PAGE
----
Action speaks against words

Records: Though President Bush says he envisions a world that settles disputes with "reason and good will," he is deepening U.S. ties with countries that commit human-rights abuses.

April 07, 2002|By Frida Berrigan | Frida Berrigan,KNIGHT RIDDER/TRIBUNE

In a speech marking the six-month anniversary of Sept. 11, President Bush envisioned a "peaceful world beyond terror" where "disputes can be settled within the bounds of reason and good will and mutual security."

But Bush's coalition against terrorism is deepening U.S. military ties with countries that don't settle their disputes "within the bounds of reason and good will." In fact, many of these countries commit human-rights abuses that are well documented by the State Department. Last month, the department released its annual "Country Reports on Human Rights Practices." It lists 52 countries that are receiving U.S. military training or weapons as having "poor" or "very poor" human-rights records.

Here's a sampling of what the Bush administration has pledged and what the State Department says about some of Washington's partners in the war on terrorism.

Georgia: The United States is offering $64 million to train and equip four 300-strong battalions of Georgian forces to help them combat terrorists hiding in the Pankisi Gorge near the Russian border. The program would equip the units with light weapons, vehicles and communications.

Yet the State Department's human-rights report has this to say about Georgia: "The government's human-rights record remained poor and worsened in several areas. Several deaths in custody were blamed on physical abuse, torture or inhuman and life-threatening prison conditions. Reports of police brutality continued. Security forces continued to torture, beat and otherwise abuse detainees."

Indonesia: After preparing to send U.S. military "counterterrorism experts" to the world's most populous Muslim nation, the Bush administration, fearing an anti-American backlash, has decided it could be "counterproductive." Instead, Indonesian military forces will be trained in Hawaii, and the FBI will be given the task of tracking down terrorists in this vast multi-island state. The administration is also working to persuade Congress to loosen restrictions on transfers of military hardware that have been in place since the Indonesian army's rampage in 1999 and widespread atrocities in East Timor.

The State Department's report on Indonesia says: "The government's human-rights record remained poor, and it continued to commit serious abuses. Security forces were responsible for numerous instances of, at times indiscriminate, shooting of civilians, torture, rape, beatings and other abuse, and arbitrary detention in Aceh, West Timor, Papua (formerly known as Irian Jaya) and elsewhere in the country."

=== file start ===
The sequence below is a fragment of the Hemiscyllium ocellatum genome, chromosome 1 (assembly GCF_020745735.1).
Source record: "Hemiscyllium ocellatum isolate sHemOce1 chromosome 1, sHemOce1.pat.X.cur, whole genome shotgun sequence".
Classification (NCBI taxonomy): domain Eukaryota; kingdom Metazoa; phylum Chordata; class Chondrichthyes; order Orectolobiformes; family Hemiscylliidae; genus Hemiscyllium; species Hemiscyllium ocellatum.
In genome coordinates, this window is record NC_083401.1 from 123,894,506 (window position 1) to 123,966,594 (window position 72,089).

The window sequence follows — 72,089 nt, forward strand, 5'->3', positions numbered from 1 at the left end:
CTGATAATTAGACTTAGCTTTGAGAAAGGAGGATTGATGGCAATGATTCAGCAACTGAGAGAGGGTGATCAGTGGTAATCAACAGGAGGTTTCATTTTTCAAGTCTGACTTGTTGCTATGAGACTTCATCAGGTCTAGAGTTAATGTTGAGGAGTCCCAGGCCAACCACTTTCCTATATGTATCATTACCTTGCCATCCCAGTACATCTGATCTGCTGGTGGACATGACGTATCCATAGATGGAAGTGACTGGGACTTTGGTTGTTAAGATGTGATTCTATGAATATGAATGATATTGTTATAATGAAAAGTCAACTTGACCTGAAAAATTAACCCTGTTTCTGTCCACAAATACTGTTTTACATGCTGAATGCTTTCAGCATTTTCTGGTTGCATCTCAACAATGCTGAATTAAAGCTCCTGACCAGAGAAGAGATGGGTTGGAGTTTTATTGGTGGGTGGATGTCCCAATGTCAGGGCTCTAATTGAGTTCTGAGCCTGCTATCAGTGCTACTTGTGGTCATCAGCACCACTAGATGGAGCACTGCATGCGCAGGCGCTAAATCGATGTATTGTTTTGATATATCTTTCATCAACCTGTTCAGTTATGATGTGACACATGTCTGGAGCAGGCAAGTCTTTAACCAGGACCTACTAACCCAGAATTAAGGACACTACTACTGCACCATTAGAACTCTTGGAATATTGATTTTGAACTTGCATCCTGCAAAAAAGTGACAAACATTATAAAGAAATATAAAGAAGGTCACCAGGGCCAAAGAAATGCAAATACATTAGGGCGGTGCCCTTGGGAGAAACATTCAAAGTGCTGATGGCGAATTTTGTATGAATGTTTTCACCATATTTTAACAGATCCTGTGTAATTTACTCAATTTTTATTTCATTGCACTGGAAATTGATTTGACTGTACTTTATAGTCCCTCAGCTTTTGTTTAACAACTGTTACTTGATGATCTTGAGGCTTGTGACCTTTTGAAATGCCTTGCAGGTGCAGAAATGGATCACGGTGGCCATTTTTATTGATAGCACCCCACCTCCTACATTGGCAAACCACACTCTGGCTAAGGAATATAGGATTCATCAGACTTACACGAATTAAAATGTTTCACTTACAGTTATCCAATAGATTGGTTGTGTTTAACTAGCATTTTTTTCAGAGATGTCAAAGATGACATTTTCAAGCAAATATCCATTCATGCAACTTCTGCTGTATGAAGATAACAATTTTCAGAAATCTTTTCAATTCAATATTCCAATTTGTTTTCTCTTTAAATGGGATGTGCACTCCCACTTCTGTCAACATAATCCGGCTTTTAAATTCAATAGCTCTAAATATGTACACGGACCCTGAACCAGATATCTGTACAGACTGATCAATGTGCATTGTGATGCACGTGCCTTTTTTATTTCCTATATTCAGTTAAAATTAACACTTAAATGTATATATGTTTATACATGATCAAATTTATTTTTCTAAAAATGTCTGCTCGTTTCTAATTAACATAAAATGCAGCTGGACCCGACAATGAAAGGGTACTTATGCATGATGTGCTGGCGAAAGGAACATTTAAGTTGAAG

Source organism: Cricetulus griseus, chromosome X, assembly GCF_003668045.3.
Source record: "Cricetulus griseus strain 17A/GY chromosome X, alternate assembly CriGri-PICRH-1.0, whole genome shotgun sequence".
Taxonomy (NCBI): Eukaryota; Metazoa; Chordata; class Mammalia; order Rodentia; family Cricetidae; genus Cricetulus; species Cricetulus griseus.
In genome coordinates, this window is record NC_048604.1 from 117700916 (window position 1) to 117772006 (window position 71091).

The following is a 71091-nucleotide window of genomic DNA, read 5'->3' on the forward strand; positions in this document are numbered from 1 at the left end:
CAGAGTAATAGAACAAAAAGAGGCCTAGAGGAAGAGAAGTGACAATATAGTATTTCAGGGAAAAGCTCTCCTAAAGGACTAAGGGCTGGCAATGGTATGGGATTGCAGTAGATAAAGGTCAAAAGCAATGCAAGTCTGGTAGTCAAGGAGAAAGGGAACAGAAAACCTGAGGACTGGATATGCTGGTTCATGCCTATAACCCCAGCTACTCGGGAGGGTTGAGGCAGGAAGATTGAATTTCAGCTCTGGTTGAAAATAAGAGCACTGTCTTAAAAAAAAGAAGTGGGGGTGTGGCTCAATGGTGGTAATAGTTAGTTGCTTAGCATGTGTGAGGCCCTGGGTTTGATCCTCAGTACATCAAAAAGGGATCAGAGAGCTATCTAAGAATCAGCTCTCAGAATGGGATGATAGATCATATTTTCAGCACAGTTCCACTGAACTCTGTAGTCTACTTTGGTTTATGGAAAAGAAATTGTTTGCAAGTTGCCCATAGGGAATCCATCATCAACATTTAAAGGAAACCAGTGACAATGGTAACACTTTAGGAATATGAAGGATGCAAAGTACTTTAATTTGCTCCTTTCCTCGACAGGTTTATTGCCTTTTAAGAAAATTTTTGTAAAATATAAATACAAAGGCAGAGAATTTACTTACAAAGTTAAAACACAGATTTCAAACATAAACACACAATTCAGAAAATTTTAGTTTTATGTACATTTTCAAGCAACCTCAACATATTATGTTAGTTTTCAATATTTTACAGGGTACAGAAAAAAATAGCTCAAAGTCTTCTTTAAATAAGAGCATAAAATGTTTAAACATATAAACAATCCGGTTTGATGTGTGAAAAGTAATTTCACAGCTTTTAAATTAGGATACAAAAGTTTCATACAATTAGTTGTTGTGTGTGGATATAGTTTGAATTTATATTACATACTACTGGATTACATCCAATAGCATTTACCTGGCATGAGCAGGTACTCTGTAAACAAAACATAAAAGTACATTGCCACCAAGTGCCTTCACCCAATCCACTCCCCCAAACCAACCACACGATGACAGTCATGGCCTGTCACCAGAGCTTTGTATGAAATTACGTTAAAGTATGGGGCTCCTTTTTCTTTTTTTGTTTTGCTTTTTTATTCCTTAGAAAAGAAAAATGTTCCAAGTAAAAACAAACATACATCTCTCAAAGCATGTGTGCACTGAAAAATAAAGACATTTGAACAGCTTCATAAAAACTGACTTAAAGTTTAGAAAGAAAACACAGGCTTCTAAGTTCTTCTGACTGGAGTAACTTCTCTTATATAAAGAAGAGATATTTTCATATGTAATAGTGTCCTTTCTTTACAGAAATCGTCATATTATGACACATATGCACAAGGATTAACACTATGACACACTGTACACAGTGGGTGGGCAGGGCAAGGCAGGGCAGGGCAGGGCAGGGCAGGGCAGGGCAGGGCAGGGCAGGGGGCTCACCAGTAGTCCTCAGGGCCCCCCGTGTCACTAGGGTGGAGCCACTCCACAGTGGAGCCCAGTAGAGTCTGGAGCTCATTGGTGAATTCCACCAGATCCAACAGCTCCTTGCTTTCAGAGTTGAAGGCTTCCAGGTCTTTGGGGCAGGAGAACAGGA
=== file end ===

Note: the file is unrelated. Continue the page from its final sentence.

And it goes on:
Yemen: The Bush administration is planning to send at least 100 U.S. troops to train local forces and has hinted at aiding in the creation of a maritime force.

But the State Department's human-rights report says this about Yemen: "The government generally respected its citizens' human rights in some areas ... however, its record was poor in several other areas, and serious problems remain. Members of the security forces tortured and otherwise abused persons, and continued to arrest and detain citizens arbitrarily, especially oppositionists in the south and other persons regarded as `secessionists.'"

Colombia: There are no al-Qaida terrorists in Colombia, and yet the rhetoric of fighting the war on terrorism has affected U.S. military policy in that country. The Bush administration is hoping to provide Colombia with about $374 million in military aid. An additional $98 million would be used to supply Colombian soldiers with 10 "Super Huey" helicopters to protect a strategically important American-built oil pipeline that has been targeted by the rebels. Total military aid offered to Colombia for 2003 is estimated to be more than $490 million.

Here's what the State Department has to say about Colombia: "Government security forces continued to commit serious abuses, including extrajudicial killings. Impunity remained a problem."

The Philippines: The United States recently sent six more helicopters and a number of aviation experts to join the 660 elite troops doing joint training exercises with the Filipino military. The United States has supplied the Philippines with $92 million worth of military equipment so far, and the Pentagon has requested an additional $2.4 million in training and $20 million in foreign military financing.

The State Department's report: "The government generally respected the human rights of citizens; however, there were serious problems in some areas. Members of the security services were responsible for extrajudicial killings, disappearances, torture and arbitrary arrest and detention."

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